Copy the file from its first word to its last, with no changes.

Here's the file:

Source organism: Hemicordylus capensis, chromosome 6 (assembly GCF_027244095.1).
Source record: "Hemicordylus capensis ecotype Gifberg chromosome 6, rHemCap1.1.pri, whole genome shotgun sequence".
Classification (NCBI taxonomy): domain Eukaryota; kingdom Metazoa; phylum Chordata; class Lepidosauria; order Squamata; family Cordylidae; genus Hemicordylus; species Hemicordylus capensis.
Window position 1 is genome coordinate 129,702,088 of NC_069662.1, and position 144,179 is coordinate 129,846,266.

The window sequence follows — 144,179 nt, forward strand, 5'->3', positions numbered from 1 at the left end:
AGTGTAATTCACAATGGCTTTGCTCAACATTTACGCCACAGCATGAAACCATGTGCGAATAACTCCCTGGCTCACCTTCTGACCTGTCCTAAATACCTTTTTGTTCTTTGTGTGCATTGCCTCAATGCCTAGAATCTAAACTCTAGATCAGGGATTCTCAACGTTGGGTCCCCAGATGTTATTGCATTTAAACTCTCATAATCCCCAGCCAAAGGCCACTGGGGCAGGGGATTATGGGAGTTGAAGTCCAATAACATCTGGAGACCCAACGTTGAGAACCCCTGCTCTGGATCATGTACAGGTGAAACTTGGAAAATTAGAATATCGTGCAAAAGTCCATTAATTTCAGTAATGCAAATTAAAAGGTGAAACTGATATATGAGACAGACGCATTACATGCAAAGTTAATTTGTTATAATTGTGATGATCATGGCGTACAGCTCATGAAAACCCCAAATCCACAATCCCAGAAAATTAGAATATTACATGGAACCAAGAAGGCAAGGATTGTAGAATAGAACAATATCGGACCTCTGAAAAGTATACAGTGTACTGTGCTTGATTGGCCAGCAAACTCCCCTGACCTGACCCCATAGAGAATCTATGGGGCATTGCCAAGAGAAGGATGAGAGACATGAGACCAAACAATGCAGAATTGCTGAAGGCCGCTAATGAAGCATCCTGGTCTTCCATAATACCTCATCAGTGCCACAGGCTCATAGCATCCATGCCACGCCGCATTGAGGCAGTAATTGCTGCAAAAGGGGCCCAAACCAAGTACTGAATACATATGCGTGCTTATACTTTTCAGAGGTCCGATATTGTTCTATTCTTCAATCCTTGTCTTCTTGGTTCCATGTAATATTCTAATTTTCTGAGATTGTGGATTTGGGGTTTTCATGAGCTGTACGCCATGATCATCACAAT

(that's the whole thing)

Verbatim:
Source organism: Hemicordylus capensis, chromosome 6 (assembly GCF_027244095.1).
Source record: "Hemicordylus capensis ecotype Gifberg chromosome 6, rHemCap1.1.pri, whole genome shotgun sequence".
Classification (NCBI taxonomy): domain Eukaryota; kingdom Metazoa; phylum Chordata; class Lepidosauria; order Squamata; family Cordylidae; genus Hemicordylus; species Hemicordylus capensis.
Window position 1 is genome coordinate 129,702,088 of NC_069662.1, and position 144,179 is coordinate 129,846,266.

The window sequence follows — 144,179 nt, forward strand, 5'->3', positions numbered from 1 at the left end:
AGTGTAATTCACAATGGCTTTGCTCAACATTTACGCCACAGCATGAAACCATGTGCGAATAACTCCCTGGCTCACCTTCTGACCTGTCCTAAATACCTTTTTGTTCTTTGTGTGCATTGCCTCAATGCCTAGAATCTAAACTCTAGATCAGGGATTCTCAACGTTGGGTCCCCAGATGTTATTGCATTTAAACTCTCATAATCCCCAGCCAAAGGCCACTGGGGCAGGGGATTATGGGAGTTGAAGTCCAATAACATCTGGAGACCCAACGTTGAGAACCCCTGCTCTGGATCATGTACAGGTGAAACTTGGAAAATTAGAATATCGTGCAAAAGTCCATTAATTTCAGTAATGCAAATTAAAAGGTGAAACTGATATATGAGACAGACGCATTACATGCAAAGTTAATTTGTTATAATTGTGATGATCATGGCGTACAGCTCATGAAAACCCCAAATCCACAATCCCAGAAAATTAGAATATTACATGGAACCAAGAAGGCAAGGATTGTAGAATAGAACAATATCGGACCTCTGAAAAGTATACAGTGTACTGTGCTTGATTGGCCAGCAAACTCCCCTGACCTGACCCCATAGAGAATCTATGGGGCATTGCCAAGAGAAGGATGAGAGACATGAGACCAAACAATGCAGAATTGCTGAAGGCCGCTAATGAAGCATCCTGGTCTTCCATAATACCTCATCAGTGCCACAGGCTCATAGCATCCATGCCACGCCGCATTGAGGCAGTAATTGCTGCAAAAGGGGCCCAAACCAAGTACTGAATACATATGCGTGCTTATACTTTTCAGAGGTCCGATATTGTTCTATTCTTCAATCCTTGTCTTCTTGGTTCCATGTAATATTCTAATTTTCTGAGATTGTGGATTTGGGGTTTTCATGAGCTGTACGCCATGATCATCACAAT